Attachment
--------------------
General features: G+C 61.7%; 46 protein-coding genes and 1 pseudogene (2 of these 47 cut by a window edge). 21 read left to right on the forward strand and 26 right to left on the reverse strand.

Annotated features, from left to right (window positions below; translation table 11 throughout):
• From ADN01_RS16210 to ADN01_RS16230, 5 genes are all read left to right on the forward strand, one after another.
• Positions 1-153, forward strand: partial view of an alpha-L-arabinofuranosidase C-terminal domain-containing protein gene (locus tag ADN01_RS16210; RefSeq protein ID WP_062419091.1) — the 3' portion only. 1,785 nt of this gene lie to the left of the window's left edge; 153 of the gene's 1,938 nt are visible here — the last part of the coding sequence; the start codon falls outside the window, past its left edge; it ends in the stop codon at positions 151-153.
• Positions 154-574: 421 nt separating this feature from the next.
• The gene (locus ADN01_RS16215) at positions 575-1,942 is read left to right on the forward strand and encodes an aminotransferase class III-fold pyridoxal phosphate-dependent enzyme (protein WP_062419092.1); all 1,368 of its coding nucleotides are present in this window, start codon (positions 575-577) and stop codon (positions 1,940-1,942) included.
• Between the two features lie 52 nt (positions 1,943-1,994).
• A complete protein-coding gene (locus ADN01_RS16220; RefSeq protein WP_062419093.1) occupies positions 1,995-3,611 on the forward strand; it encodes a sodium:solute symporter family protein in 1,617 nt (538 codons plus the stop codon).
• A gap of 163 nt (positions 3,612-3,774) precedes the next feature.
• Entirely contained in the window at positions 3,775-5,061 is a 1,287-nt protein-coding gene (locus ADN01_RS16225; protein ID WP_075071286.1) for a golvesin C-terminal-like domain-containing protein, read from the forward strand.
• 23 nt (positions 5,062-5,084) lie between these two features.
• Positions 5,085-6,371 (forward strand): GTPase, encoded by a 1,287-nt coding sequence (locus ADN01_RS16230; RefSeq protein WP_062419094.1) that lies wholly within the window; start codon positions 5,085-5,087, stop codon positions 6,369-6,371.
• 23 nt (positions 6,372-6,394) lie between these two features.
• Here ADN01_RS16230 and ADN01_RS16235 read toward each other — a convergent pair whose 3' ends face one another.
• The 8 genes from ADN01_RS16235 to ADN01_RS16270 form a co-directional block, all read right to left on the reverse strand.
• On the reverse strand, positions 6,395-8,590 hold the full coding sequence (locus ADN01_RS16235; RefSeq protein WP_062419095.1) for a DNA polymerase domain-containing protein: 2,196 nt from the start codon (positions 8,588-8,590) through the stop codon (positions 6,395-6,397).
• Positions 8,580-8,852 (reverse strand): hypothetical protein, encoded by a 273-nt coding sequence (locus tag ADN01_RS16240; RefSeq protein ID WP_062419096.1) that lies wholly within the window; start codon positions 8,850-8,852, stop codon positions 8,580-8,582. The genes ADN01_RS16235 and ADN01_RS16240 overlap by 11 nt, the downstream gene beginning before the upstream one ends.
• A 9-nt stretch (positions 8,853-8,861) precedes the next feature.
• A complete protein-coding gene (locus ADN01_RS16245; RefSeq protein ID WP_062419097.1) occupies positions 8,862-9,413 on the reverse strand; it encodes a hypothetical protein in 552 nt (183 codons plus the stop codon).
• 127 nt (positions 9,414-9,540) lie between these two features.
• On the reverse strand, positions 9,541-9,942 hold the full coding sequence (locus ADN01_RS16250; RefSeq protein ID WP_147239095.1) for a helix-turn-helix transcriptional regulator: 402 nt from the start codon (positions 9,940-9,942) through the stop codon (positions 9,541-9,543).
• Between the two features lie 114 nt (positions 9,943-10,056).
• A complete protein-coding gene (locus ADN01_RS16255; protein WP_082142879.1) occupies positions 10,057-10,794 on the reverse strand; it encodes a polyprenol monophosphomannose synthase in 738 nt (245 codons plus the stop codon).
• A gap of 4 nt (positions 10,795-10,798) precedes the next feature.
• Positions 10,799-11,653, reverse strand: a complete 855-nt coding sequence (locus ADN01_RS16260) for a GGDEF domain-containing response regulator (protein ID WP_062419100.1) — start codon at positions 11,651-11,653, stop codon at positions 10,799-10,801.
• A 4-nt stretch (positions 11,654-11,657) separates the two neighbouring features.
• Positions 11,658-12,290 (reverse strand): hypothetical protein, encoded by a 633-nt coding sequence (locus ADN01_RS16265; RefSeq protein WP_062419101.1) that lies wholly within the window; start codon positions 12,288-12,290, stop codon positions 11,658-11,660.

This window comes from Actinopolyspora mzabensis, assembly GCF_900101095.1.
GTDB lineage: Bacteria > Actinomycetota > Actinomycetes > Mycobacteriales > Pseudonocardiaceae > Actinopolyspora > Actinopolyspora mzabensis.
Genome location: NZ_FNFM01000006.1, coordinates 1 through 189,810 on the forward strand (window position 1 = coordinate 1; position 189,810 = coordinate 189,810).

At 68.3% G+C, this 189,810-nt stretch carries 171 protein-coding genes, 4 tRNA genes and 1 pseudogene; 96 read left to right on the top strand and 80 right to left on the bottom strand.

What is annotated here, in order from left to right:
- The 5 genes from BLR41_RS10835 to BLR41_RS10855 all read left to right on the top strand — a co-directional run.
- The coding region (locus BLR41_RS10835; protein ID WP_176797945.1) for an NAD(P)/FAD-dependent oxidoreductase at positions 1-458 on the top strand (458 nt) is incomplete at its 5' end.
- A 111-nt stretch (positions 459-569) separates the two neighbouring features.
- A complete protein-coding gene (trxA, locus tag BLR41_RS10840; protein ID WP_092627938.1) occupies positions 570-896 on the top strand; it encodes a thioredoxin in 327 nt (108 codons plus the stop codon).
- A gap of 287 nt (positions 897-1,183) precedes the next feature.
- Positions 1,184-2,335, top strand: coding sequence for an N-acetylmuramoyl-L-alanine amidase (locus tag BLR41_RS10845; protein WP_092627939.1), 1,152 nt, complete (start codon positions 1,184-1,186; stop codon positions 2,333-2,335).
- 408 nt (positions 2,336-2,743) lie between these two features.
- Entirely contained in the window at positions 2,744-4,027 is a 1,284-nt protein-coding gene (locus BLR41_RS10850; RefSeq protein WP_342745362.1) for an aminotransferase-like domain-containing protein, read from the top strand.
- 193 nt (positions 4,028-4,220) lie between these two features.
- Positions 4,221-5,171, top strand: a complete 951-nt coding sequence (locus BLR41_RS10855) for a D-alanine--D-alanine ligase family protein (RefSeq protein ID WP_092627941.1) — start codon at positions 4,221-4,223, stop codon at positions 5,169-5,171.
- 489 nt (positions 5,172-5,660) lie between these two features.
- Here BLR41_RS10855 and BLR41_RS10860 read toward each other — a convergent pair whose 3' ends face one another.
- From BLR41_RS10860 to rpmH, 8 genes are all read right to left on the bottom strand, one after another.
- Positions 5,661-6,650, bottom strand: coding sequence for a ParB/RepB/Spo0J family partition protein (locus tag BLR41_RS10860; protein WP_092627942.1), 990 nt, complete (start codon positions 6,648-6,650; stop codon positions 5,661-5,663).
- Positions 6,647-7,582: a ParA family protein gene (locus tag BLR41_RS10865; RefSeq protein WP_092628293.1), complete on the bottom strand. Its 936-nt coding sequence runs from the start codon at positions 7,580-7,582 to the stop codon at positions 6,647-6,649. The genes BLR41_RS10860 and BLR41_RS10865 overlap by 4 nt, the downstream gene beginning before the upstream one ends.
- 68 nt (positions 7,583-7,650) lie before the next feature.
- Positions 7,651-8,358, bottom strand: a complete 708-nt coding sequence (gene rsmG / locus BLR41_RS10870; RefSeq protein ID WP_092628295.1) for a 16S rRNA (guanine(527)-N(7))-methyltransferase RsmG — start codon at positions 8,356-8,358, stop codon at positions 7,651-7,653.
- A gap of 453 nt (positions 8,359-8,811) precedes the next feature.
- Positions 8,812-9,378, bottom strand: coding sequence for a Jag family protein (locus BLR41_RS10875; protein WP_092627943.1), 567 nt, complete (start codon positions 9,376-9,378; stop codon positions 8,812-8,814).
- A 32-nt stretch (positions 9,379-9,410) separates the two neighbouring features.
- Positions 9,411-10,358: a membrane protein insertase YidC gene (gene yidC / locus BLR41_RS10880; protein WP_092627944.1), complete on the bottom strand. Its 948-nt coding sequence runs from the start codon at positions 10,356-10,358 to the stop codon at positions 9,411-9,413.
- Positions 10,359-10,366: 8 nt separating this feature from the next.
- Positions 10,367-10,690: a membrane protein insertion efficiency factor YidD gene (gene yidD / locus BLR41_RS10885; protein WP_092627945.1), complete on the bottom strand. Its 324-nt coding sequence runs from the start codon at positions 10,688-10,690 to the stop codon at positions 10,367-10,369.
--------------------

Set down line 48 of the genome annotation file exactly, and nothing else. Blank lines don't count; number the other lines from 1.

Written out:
- 68 nt (positions 7,583-7,650) lie before the next feature.